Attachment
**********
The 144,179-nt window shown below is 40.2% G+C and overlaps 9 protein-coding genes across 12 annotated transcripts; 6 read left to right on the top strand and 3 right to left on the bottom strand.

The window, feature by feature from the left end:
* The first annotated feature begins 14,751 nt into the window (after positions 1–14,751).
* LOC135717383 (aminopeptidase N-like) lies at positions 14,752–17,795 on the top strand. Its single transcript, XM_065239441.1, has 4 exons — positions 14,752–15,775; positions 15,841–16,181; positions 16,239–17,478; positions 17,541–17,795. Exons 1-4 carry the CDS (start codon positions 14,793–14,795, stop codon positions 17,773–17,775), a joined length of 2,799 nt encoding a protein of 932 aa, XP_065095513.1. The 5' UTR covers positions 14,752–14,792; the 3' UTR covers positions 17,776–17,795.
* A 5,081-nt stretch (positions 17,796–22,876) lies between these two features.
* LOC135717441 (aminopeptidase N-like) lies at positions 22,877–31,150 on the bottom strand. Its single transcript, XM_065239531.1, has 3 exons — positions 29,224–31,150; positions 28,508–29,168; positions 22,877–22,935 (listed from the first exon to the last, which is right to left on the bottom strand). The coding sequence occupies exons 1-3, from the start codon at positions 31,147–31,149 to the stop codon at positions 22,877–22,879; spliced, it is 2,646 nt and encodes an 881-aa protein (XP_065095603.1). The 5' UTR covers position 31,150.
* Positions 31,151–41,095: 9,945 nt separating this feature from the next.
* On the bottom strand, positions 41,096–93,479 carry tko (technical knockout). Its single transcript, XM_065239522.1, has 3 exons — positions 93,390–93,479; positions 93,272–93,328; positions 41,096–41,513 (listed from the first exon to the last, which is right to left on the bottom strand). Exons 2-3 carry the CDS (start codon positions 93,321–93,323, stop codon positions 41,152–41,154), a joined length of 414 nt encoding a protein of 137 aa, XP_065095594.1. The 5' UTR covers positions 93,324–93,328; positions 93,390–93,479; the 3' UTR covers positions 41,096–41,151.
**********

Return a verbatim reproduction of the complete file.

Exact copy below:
The 144,179-nt window shown below is 40.2% G+C and overlaps 9 protein-coding genes across 12 annotated transcripts; 6 read left to right on the top strand and 3 right to left on the bottom strand.

The window, feature by feature from the left end:
* The first annotated feature begins 14,751 nt into the window (after positions 1–14,751).
* LOC135717383 (aminopeptidase N-like) lies at positions 14,752–17,795 on the top strand. Its single transcript, XM_065239441.1, has 4 exons — positions 14,752–15,775; positions 15,841–16,181; positions 16,239–17,478; positions 17,541–17,795. Exons 1-4 carry the CDS (start codon positions 14,793–14,795, stop codon positions 17,773–17,775), a joined length of 2,799 nt encoding a protein of 932 aa, XP_065095513.1. The 5' UTR covers positions 14,752–14,792; the 3' UTR covers positions 17,776–17,795.
* A 5,081-nt stretch (positions 17,796–22,876) lies between these two features.
* LOC135717441 (aminopeptidase N-like) lies at positions 22,877–31,150 on the bottom strand. Its single transcript, XM_065239531.1, has 3 exons — positions 29,224–31,150; positions 28,508–29,168; positions 22,877–22,935 (listed from the first exon to the last, which is right to left on the bottom strand). The coding sequence occupies exons 1-3, from the start codon at positions 31,147–31,149 to the stop codon at positions 22,877–22,879; spliced, it is 2,646 nt and encodes an 881-aa protein (XP_065095603.1). The 5' UTR covers position 31,150.
* Positions 31,151–41,095: 9,945 nt separating this feature from the next.
* On the bottom strand, positions 41,096–93,479 carry tko (technical knockout). Its single transcript, XM_065239522.1, has 3 exons — positions 93,390–93,479; positions 93,272–93,328; positions 41,096–41,513 (listed from the first exon to the last, which is right to left on the bottom strand). Exons 2-3 carry the CDS (start codon positions 93,321–93,323, stop codon positions 41,152–41,154), a joined length of 414 nt encoding a protein of 137 aa, XP_065095594.1. The 5' UTR covers positions 93,324–93,328; positions 93,390–93,479; the 3' UTR covers positions 41,096–41,151.